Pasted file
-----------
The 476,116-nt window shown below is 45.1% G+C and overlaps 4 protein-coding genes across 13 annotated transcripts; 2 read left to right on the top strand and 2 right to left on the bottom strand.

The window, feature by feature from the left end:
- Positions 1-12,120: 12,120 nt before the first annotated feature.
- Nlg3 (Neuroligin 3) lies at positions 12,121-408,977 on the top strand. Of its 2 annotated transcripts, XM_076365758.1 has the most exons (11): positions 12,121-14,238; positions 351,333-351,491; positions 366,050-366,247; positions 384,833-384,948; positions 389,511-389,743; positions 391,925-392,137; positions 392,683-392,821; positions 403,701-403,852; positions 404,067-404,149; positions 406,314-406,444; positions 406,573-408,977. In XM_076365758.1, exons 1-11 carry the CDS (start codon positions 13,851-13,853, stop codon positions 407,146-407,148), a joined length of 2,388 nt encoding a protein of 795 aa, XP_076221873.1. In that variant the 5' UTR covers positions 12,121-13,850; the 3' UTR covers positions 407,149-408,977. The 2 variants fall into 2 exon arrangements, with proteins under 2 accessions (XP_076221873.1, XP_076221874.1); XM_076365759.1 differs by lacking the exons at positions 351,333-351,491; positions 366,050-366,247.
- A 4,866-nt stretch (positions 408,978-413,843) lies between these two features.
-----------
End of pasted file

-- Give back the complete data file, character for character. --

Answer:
The 476,116-nt window shown below is 45.1% G+C and overlaps 4 protein-coding genes across 13 annotated transcripts; 2 read left to right on the top strand and 2 right to left on the bottom strand.

The window, feature by feature from the left end:
- Positions 1-12,120: 12,120 nt before the first annotated feature.
- Nlg3 (Neuroligin 3) lies at positions 12,121-408,977 on the top strand. Of its 2 annotated transcripts, XM_076365758.1 has the most exons (11): positions 12,121-14,238; positions 351,333-351,491; positions 366,050-366,247; positions 384,833-384,948; positions 389,511-389,743; positions 391,925-392,137; positions 392,683-392,821; positions 403,701-403,852; positions 404,067-404,149; positions 406,314-406,444; positions 406,573-408,977. In XM_076365758.1, exons 1-11 carry the CDS (start codon positions 13,851-13,853, stop codon positions 407,146-407,148), a joined length of 2,388 nt encoding a protein of 795 aa, XP_076221873.1. In that variant the 5' UTR covers positions 12,121-13,850; the 3' UTR covers positions 407,149-408,977. The 2 variants fall into 2 exon arrangements, with proteins under 2 accessions (XP_076221873.1, XP_076221874.1); XM_076365759.1 differs by lacking the exons at positions 351,333-351,491; positions 366,050-366,247.
- A 4,866-nt stretch (positions 408,978-413,843) lies between these two features.